The NS infrastructure control plane is also responsible, with the support of the orchestration layer, for dynamically adjusting the network according to slice change requests (e.g. from slice tenants), and to changes in network infrastructure. As it is critical to meet the service requirements of a network slice independently from activity and changes occurred in other network slices or in infrastructure, appropriate service assurance mechanisms should be deployed in the network. The control plane, with the support of the orchestration layer, MUST be able to react within a pre-determined (possibly system-specific) time to any network events, such as resource addition and failure. The orchestration layer SHOULD be involved, directly or indirectly, to take reactive decisions, e.g. to re-route a flow, to ensure that other network slices are not affected. Indirect involvement includes, for example, reactive programming by the orchestration layer to address foreseeable events or cases where connection to the orchestration layer is lost.

The NS infrastructure control plane can be implemented as an extension of the Virtual Infrastructure Manager (VIM), in cases where the NFV-MANO architecture is used for the management and control architecture of the system. Especially, the VNF Manager is considered part of the management plane and not control plane. From technology standpoint, NS infrastructure control plane can be an extension of Cloud infrastructure technology (e.g. OpenStack), which itself can integrate SDN technology for network control. This logically centralized control can be supplemented or replaced with distributed control protocols, that can provide some benefits in scenarios which require fast reaction, robustness and efficient information distribution. A hybrid architecture is anticipated, where distributed protocols complement and simplify a centralized control system.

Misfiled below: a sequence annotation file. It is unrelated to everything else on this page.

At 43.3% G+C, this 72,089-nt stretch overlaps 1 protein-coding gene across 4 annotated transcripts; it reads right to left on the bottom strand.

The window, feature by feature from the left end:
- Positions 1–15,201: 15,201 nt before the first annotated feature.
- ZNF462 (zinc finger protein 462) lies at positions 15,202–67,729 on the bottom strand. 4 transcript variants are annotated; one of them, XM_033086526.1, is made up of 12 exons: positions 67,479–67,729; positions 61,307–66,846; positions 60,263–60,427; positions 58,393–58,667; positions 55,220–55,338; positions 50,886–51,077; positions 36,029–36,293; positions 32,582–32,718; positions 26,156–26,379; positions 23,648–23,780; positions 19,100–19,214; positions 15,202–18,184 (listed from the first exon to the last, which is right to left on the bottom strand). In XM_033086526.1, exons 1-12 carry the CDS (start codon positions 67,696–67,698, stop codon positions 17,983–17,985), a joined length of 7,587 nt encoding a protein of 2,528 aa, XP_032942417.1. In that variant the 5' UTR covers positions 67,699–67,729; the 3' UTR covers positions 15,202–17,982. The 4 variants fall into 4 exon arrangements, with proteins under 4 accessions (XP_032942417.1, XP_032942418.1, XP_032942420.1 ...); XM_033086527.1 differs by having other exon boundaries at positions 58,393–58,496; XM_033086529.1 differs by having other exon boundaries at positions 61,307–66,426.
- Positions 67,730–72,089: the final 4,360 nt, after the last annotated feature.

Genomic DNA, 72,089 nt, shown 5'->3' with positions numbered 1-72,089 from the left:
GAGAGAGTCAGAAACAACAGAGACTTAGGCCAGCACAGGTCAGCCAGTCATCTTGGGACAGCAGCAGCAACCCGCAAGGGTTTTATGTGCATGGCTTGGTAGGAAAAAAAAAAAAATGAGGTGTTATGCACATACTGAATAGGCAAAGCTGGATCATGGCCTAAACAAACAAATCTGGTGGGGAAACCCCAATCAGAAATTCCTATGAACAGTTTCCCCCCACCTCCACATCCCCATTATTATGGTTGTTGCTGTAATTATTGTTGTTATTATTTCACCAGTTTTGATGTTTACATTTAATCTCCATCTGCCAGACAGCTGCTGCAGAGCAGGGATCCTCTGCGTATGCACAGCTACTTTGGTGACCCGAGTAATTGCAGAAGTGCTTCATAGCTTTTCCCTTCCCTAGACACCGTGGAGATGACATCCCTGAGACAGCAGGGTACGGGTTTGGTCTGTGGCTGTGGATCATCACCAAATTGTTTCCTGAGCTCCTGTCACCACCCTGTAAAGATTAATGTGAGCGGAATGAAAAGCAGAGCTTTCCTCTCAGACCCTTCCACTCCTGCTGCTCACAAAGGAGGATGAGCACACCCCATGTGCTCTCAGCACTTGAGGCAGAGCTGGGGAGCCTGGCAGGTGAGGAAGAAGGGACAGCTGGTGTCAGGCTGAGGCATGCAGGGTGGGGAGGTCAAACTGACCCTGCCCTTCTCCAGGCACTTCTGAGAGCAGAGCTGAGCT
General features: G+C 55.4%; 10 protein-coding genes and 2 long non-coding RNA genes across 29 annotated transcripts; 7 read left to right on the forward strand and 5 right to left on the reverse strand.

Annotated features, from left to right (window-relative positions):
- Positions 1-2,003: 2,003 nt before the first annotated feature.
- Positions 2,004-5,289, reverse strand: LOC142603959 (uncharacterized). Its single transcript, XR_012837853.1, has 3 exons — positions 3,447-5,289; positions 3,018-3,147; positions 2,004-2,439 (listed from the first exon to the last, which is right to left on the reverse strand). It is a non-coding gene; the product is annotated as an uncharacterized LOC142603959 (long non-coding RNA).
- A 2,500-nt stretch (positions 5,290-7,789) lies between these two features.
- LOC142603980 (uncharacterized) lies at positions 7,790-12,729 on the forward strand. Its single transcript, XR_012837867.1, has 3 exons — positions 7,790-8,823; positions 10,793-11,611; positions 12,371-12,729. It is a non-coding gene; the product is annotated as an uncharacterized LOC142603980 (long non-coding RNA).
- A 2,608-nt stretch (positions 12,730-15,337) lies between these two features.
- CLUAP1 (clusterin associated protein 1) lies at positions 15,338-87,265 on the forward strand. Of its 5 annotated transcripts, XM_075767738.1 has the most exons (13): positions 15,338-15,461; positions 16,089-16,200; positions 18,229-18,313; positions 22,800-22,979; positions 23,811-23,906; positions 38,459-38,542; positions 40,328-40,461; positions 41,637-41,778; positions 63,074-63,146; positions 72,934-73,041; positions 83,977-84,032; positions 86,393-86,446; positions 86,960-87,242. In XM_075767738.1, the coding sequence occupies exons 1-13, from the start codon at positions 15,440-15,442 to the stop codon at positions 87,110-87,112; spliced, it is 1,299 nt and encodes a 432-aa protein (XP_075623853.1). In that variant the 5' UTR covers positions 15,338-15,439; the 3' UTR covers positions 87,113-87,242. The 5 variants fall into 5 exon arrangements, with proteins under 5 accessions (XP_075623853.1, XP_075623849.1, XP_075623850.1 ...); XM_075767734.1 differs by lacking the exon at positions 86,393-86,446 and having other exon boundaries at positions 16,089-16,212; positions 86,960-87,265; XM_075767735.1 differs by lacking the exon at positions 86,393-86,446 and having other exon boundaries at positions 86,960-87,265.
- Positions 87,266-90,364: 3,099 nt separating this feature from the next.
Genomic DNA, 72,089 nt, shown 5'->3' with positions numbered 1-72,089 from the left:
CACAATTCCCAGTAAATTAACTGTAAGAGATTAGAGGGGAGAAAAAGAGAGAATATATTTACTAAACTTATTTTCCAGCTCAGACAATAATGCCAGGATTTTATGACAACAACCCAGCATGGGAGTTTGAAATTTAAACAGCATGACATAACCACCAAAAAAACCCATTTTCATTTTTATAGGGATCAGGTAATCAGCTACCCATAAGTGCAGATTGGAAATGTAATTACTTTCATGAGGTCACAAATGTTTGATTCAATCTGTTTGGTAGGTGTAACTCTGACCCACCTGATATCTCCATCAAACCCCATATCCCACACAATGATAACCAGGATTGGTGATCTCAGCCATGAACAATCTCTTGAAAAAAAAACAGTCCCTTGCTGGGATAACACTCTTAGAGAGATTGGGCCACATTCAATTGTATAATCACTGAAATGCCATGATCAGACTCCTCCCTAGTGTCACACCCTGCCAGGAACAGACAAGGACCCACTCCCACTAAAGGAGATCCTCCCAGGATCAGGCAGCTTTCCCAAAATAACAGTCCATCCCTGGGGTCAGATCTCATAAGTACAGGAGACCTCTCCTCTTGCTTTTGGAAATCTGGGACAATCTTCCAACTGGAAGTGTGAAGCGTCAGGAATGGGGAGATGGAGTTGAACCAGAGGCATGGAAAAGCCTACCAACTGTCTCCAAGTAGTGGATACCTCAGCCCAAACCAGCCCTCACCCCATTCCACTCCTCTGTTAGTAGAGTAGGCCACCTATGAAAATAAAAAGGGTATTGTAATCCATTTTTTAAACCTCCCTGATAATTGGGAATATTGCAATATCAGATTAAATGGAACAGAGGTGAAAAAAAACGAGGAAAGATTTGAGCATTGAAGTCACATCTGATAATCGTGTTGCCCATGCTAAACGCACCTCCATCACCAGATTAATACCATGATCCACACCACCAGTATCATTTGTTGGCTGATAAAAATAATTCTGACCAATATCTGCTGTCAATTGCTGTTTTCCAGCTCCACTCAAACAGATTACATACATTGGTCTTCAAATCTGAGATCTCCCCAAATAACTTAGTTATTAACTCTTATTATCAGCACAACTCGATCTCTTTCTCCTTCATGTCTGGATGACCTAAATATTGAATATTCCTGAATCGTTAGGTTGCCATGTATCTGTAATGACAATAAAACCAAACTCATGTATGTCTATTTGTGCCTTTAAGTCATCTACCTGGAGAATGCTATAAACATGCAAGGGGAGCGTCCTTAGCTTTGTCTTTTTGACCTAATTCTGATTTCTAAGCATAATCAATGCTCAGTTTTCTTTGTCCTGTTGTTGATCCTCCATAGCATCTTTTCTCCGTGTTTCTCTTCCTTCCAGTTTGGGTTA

5.2. NS Infrastructure Control Operations and Protocols

The following operations should be supported. Different control protocols can be used to control different types of resources. Multiple control protocols can be supported simultaneously.

5.3. Programmability of the NS Infrastructure Control Plane

The NS Control Plane exposes a Northbound API, typically for use by the orchestration layer. A higher-than-physical representation level of abstraction can be used, enabling the manipulation of a logical network, that is translated down to physical resource manipulation by the NS infrastructure control plane. The level of this abstraction and of its associated logical network is TBD. Programmability should include programming reactions to events, which reduces the dynamic involvement of the orchestration layer, and therefore reaction time to events.